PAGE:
I have already a theorem

Theorem plus_id_example : forall n m:nat,
  n = m ->
  n + n = m + m.

and I want to prove its "reverse form". So I have

Theorem plus_n_n_injective : forall n m,
     n + n = m + m ->
     n = m.
  intros n. induction n as [| n' IHn'].
  - intros [] eq. reflexivity. discriminate.
  - intros m eq.

And then the goal is

1 goal
n' : nat
IHn' : forall m : nat, n' + n' = m + m -> n' = m
m : nat
eq : S n' + S n' = m + m
S n' = m

So IMO, I want to rewrite the goal to S n' + S n' = m + m by plus_id_example. However, it fails with

rewrite <- plus_id_example

I don't know why.

Maybe it is because we can only rewrite like a = b. However, replacing it to apply plus_id_example does not work. And I don't know how to apply ... with ... with multiple replacement to take.

The only way is like

    pose proof plus_id_example as pp.
    specialize pp with (n := S n').
    specialize pp with (m := m).

My question is is there any way to do this with apply with or rewrite?

Meanwhile, I want to rewrite the goal to match eq, is there a way to do so?

1 Answer 1


When you send the command

rewrite <- plus_id_example.

The system analyzes the statements of plus_id_example and detects whether its conclusion is an equality (it is), and then it computes the pattern in the right hand side of this equality, here this pattern is:

(x + x)

where x can be replaced by any value (because the m in plus_id_example is universally quantified.

Then it looks in the conclusion of the goal for an instance of this pattern.

Here the conclusion of the goal is

S n' = m

So, there is no place where this rewrite can be applied, and the command fails. This is the reason why you can't perform this precise rewrite command.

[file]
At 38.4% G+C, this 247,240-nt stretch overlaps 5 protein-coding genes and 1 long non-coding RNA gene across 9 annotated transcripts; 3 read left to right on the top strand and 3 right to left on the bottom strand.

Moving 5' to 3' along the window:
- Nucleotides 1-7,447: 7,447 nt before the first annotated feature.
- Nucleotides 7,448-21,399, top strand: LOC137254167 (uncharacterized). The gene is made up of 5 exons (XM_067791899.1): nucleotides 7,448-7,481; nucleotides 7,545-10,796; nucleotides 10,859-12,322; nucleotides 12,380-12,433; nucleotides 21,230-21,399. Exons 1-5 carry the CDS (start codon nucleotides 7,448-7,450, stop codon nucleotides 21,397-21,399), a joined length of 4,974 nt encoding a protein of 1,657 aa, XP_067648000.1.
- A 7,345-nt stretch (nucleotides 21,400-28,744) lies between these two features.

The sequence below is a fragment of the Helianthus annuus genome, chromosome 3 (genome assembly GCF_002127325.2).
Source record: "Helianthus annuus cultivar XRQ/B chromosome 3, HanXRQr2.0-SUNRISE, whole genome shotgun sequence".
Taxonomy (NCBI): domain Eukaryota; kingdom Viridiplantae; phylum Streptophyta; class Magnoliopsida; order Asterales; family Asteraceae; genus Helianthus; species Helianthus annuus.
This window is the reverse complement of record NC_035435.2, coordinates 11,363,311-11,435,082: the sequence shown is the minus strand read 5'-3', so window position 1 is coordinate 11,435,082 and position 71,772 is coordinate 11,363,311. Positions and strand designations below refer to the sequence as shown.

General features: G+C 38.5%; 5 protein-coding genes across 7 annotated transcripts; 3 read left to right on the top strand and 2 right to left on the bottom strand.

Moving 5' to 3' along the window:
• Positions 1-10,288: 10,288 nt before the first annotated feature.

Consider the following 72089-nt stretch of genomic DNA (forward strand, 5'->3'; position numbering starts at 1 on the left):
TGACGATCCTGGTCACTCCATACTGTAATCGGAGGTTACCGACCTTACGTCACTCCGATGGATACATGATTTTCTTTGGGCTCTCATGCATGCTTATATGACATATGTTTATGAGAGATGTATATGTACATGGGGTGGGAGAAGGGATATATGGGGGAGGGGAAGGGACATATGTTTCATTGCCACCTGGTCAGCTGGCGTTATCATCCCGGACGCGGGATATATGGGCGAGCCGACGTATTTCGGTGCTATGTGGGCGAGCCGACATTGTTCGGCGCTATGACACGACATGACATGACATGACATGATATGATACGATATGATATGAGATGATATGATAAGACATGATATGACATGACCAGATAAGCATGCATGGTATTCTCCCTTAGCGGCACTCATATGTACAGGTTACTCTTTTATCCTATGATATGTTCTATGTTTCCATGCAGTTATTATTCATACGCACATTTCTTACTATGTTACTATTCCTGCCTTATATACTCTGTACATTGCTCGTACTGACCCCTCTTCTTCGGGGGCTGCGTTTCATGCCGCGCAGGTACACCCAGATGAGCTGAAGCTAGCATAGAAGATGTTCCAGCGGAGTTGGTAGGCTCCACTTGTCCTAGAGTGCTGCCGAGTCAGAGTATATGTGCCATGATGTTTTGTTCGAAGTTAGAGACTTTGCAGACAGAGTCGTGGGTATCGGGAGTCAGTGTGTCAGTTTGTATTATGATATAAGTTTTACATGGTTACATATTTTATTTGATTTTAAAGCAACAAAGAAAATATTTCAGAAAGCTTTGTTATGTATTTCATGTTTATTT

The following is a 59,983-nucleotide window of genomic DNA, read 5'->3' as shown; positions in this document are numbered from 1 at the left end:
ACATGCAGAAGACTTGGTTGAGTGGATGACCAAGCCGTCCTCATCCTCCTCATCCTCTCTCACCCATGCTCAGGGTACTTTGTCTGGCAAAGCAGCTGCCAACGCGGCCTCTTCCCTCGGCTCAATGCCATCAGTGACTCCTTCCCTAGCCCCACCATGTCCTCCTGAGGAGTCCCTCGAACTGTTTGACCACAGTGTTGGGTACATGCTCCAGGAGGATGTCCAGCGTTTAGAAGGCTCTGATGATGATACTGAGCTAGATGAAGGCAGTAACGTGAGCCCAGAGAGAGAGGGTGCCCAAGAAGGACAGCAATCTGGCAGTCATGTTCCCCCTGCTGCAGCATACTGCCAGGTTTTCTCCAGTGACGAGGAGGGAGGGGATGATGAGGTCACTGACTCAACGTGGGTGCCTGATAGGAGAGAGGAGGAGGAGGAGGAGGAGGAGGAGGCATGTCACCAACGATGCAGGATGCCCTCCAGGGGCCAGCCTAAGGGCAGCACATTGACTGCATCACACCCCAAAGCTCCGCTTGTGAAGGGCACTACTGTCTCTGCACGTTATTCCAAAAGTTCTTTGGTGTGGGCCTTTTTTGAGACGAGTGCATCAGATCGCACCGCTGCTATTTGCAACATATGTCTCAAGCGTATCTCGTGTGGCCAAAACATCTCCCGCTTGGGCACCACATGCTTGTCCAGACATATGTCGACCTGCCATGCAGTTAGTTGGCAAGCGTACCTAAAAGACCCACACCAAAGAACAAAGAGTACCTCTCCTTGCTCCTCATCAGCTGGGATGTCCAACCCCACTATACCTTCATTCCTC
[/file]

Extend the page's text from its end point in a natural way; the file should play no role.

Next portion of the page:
Anyway, the theorem plus_id_example is in fact not useful to prove the theorem plus_n_n_injective, you should think of another proof plan.

  • OK, but why can't I apply too? The plus_id_example theorem has n + n = m + m -> n = m. And if we consider n:=(S n') and m:=m, we apply this theorem to the goal IMO.
    – calvin
    Feb 6 at 8:43
  • No, plus_id_theorem does not have the statement you write in the comment, according to your post. The two sides of the arrow -> do not play the same role. Only the formula on the right hand-side of the arrow can be used for rewriting, and here it is n + m = m + m the other equality formula is condition you have to verify, it happens to be an equality, but that equality cannot be used for rewriting.
    – Yves
    Feb 6 at 15:09
  • So, it I have a H which is A -> B and I want to prove a goal which is C -> B, then I can apply H to get a new goal C -> A. However, if the goal is C = B, I can't apply H to get C = B?
    – calvin
    Feb 6 at 16:07
  • The proof system breaks down the step in a more elementary way. If you have a hypothesis H which proves A -> B and you want to prove a goal which is C -> B, you cannot apply H directly, you first have to do intros Hc (and you then will also have an hypothesis Hc which proves C), only then, you can apply H and you get to a goal where you have to prove A, and then you can do revert Hc, which gets you a new goal C -> A. For the other part of your question, with C = B, this usually does not happen, because we rarely write equality between propositions.
    – Yves
    Feb 7 at 6:59
  • Anyway, the confusion in you initial question seems rather to come from understanding the difference between the statements on the right hand side of implications (which are proofs you should provide to be able to use the theorem or hypothesis) and the right and side (which is what the theorem or hypothesis gives you). It is like the difference between giving and taking.
    – Yves
    Feb 7 at 7:03

Your Answer

By clicking “Post Your Answer”, you agree to our terms of service and acknowledge you have read our privacy policy.

Not the answer you're looking for? Browse other questions tagged or ask your own question.